The most influential client or stakeholder for any securities lending team is its prime broking team. The largest financial institutions offer prime broking services primarily to hedge funds and other trading specialists, for their various short-sell strategies that generate demand for scrip.
As we plot a path ahead for the next 12 to 18 months, understanding the current relationship with prime broking is key. This is especially important when one takes into account the swings in volatility and volumes that we saw last year as a result of the pandemic and, more recently, events such as the material losses emanating from Archegos Capital Management saga.
Before we look at the road ahead, let’s first take stock of the current situation and some of the trends have become entrenched over the last 12 months. These can be summarised as follows:
Cost reduction: Cost pressures have been around for some time, but COVID-19 has accelerated the focus on cost reduction, through leaner business models that are becoming more integrated with cloud-data models. This includes stock loan data and balances.
Diversified prime: This is not necessarily a larger set of products but more a deliberate strategy regarding book, client and product composition.
Investment in systems: It’s important that this continues, since it avoids adverse shocks in risk management, client experience, and product execution while the book and clients continue to expand.
Risk management: As with every market event, the pandemic and recent unwinds of major hedge funds (like Archegos) has meant that all equity financing houses have had to review their risk protocols. Most have reacted by calling for extra collateral or by repricing funding rates in order to mitigate risks. Certainly, this is all reactive and the pendulum will doubtless swing back in time; however the lesson here is that risk managers need to be conscious of both credit and market risk as two separate metrics, managed under independent frameworks.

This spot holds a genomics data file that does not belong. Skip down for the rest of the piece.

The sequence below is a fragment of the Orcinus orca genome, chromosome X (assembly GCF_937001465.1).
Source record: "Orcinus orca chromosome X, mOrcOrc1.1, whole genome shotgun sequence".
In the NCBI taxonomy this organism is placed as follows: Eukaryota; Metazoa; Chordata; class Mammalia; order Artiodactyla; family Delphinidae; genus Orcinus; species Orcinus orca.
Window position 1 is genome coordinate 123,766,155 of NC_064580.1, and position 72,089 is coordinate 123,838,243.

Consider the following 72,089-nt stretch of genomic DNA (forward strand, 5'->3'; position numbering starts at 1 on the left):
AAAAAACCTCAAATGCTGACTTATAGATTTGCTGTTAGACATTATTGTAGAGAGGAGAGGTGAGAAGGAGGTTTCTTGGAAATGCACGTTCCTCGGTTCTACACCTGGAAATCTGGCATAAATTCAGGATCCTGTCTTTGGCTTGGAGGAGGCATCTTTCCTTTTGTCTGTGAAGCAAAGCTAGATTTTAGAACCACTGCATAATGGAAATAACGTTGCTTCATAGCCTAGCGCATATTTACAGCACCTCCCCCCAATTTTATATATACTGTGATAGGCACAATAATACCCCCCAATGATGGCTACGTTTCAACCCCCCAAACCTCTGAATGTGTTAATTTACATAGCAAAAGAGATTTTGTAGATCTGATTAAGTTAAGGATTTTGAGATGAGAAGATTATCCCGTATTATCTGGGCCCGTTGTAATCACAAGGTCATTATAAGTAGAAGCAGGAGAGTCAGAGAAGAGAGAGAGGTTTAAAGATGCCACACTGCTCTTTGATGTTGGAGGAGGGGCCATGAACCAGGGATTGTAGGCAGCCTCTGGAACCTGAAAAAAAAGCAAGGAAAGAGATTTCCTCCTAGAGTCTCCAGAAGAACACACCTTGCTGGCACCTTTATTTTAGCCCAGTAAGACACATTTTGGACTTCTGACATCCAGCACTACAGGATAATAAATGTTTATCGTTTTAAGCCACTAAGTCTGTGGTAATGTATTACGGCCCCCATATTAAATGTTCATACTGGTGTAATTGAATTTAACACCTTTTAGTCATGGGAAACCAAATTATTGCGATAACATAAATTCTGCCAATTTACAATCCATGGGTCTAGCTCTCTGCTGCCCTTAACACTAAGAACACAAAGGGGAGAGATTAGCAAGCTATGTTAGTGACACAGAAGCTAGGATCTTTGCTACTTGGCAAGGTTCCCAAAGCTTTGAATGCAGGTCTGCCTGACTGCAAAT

We believe that deleveraging will remain the echoing theme for the balance of this year, which will result in lower net balances for most prime brokers.
Given the above, we believe that deleveraging will remain the echoing theme for the balance of this year, which will result in lower net balances for most prime brokers. However, emerging themes are gaining traction in support of securities lending, even though prime broking (as a client) will continue to take a cautious approach.
In the last three to four years, high frequency trading and quantitative-based funds have enjoyed their time in the spotlight, but this has become an overcrowded trade. Their activity is based on micro pricing arbitrage, which at most times is intraday, resulting in softer demand for securities lending. The equity long-short strategies have once again gained momentum and we have clear historical evidence that this is supportive of the securities lending business.
Regulatory changes are always part of the financial markets landscape and securities financing is no exception. The pending Securities Finance Transaction Regulation (SFTR) and Central Securities Depositories Regulation (CSDR) will impact most participants, but High-Quality Liquid Assets (HQLA) trades will also be a recurring theme as active balance sheet management and optimisation remain priorities.
Linked to this is the expansion of collateral. This is also a recurring theme and accelerates each year. The non-cash collateral trade is an obvious example, but market participants will continue to explore the full collateral curve, especially in this environment of low yields on cash pledged.
Source: ISLA -12th Edition Feb 2020
In summary, prime broking will see its business come under scrutiny in the short-term, but opportunities remain as securities lending teams react to new trends and demands. This is not only about reduced costs, but also includes the adoption of application programming interfaces (APIs), disintermediation and real-time stock loan versus balances data.
As the landscape gradually shifts back and forth, the market has proven to be flexible and innovative enough to adapt to new demands, new regulations and cost pressure inside the prescribed risk measures. We still see prime broking in a prime position.
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